PCB vs. PCBA: What’s the Difference?
A printed circuit board (PCB) is likely present in every electronic device you have in your home and most of those you encounter elsewhere daily.
PCB generally describes the central component that physically and mechanically supports electronic devices by connecting all electronic components within them. PCBs are used in various devices and across an even wider range of industries.
PCBs are made from non-insulating and highly heat-resistant materials, such as fibreglass, and they use conductive metals, like copper, to forge conductive circuits or traces for electricity to flow in a controlled way.
These circuit boards can vary in design depending on the devices they are designed for use and can be made to have single, two, or multiple layers. PCBs can also be rigid, flexible, or can contain both rigid and flexible parts.
What is a PCBA, and how does it differ from a PCB?
Another term often tossed around in the electronics industry is “PCBA,” which is often misunderstood to mean the same thing as “PCB,” but these terms are technically not interchangeable.
Although these terms are connected, there are some distinct differences between their uses, and it is essential to understand what a PCBA is and how it differs from a PCB.
After being designed, a PCB assembly process ensues, during which active and passive electronic components, such as a resistor, SMD capacitor, transistor, transformer, and diode, are added. These varied components are generally added to a PCB using different soldering methods, including wave soldering, reflow soldering, or hand soldering.
Only after these components have been assembled or soldered onto the PCB can it be considered a printed circuit board assembly (PCBA) and ready for use in an electronic device.
A PCB and PCBA are the results of two different steps from the same process. While a PCB is a blank circuit board with no electronic components attached to it, a PCBA is a completed assembly with all the components required to function.
Of course, completing a PCBA is a more complicated process than merely producing a blank PCB, and, as such, it is also more costly. Yet, you must create a PCBA with a PCB first.
Although, technically, PCBAs are the central components contained in most electronic devices around the world, not PCBs, PCB is the term more widely applied to this kind of technology.
What are the main methods used in PCBA?
At times, the term PCBA may also be used to describe assembling the circuit board with the components it needs. Two predominant methods are used for this assembly process, which differ from each other in significant ways. These two methods are surface mount technology (SMT) and thru-hole technology.
Surface-Mount Technology (SMT)
As its name suggests, the surface-mount technology assembly process involves mounting electronic components to the surface of a PCB. This highly automated process makes higher connection densities possible, enabling PCB manufacturers to place complex circuitries into tiny components. Four basic steps are part of the SMT process.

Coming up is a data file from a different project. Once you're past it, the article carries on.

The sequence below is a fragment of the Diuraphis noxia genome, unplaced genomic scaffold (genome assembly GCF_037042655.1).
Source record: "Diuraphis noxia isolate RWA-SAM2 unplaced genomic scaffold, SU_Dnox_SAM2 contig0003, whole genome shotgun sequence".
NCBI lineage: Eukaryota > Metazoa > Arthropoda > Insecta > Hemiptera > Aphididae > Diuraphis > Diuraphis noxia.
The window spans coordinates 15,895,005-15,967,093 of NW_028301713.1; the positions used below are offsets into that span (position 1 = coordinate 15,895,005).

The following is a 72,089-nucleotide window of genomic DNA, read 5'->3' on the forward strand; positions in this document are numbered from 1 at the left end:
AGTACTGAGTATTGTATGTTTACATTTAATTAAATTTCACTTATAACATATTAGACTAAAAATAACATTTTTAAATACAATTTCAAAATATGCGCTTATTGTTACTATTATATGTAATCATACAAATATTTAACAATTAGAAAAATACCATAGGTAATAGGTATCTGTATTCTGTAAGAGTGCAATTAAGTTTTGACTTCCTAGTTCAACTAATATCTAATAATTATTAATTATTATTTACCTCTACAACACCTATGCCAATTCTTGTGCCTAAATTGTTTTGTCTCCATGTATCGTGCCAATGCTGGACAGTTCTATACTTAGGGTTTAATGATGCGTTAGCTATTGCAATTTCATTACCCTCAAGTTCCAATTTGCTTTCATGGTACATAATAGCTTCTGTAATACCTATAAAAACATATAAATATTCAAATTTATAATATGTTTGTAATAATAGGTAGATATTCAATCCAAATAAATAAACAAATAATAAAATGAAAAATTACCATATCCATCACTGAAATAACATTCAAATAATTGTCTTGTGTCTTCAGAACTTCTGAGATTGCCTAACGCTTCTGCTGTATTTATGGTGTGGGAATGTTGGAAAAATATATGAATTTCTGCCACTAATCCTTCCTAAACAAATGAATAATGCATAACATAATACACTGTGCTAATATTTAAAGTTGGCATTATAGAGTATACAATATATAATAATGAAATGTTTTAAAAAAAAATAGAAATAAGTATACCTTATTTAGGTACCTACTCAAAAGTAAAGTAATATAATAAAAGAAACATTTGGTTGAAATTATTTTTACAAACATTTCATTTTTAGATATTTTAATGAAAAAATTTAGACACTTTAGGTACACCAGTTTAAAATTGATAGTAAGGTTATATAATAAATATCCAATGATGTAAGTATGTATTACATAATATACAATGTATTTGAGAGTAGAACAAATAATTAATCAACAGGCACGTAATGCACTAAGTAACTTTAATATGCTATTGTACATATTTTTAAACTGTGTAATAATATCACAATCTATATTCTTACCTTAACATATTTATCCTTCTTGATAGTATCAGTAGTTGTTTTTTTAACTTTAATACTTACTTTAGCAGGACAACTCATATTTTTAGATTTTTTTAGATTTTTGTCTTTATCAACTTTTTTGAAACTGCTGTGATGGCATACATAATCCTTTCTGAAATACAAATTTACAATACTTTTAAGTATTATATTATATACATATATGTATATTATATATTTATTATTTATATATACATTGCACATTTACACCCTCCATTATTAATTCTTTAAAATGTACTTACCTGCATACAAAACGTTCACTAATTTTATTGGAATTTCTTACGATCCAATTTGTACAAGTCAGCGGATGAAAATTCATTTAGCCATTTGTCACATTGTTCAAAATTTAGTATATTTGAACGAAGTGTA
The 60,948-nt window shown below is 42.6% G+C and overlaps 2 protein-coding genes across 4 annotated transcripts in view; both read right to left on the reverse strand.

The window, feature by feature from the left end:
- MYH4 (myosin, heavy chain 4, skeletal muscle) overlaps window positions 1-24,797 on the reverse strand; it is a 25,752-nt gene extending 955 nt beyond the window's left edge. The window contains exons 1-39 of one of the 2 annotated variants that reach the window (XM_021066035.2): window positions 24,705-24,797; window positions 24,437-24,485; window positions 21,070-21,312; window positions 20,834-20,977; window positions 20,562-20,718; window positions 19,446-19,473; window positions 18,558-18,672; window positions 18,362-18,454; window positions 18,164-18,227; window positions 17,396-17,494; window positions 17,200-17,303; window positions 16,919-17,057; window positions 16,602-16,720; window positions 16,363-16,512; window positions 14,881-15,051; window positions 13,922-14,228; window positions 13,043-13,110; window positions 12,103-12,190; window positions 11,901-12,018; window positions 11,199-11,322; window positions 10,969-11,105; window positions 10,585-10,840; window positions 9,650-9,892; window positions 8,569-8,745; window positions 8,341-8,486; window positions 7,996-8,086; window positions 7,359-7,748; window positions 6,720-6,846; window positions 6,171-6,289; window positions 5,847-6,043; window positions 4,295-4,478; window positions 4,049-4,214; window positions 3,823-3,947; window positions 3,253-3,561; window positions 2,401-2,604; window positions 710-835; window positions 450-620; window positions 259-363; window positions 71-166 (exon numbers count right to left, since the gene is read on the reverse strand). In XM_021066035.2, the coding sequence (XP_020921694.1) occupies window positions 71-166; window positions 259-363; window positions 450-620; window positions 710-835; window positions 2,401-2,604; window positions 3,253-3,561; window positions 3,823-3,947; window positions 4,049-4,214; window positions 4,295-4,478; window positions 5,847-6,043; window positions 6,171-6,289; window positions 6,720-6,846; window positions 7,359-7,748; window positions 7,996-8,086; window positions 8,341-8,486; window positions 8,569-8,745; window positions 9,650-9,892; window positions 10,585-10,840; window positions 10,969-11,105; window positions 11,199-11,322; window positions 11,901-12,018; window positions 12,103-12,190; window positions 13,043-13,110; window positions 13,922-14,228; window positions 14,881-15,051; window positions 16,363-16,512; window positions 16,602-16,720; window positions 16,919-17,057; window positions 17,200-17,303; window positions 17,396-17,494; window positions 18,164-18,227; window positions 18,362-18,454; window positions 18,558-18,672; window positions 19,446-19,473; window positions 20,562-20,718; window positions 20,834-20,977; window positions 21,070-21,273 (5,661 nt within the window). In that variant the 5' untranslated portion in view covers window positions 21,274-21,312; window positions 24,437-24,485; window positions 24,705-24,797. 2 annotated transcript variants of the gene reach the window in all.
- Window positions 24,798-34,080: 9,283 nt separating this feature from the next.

First, solder paste must be placed where it is needed on the board. Afterward, the assembler can place the components in their designated spots on the board with a pick-and-place machine.
After that, the board is heated in a reflow oven until the solder paste reaches a specific temperature and solder joints form. Inspections are conducted by the assembler throughout this process.
The thru-hole technology assembly is an older technology than SMT. However, it is still used, as it creates more robust connections between the board and the components, making for more durable and reliable assemblies. This process involves drilling holes into a PCB and attaching electronic components called leads through these holes.
The thru-hole technology process can be either semi-automated or fully automated and, like the SMT process, includes four basic steps.
First, holes must be drilled into the board that is the right size for the component leads, then the leads are placed in these holes. After that, soldering must be done to keep the leads in place.
Inspections must be conducted by the assembler throughout the process to ensure that the PCBA is functioning correctly.
How Circuits Central Can Help You Design and Manufacture Top-Quality PCBs and PCBAs
Our seasoned experts at Circuits Central would be happy to help if you require PCB manufacturing in Toronto. With access to our state-of-the-art PCB manufacturing and assembly facility and our flexible-by-design services, you can be sure that your PCBs or PCBAs will come out well.
We can handle a range of complexities regarding PCBs and PCBAs and manage both small and large production volumes, as we can scale and modify our approach based on your specific needs.
Our advanced industry knowledge, skills, and equipment allow us to handle everything from material management to PCB assembly to cable assembly to product testing and integration.
We are experts in surface-mount and thru-hole technology assembly. We can offer automated versions of either of these processes. Most importantly, we always prioritize speed and efficiency just as much as we do quality to minimize delays in your PCBA process.
For more information about how we can help you produce quality PCBs or PCBAs or to learn more about our other services, call Circuits Central at 1 (888) 602-7264 or email us at email@example.com.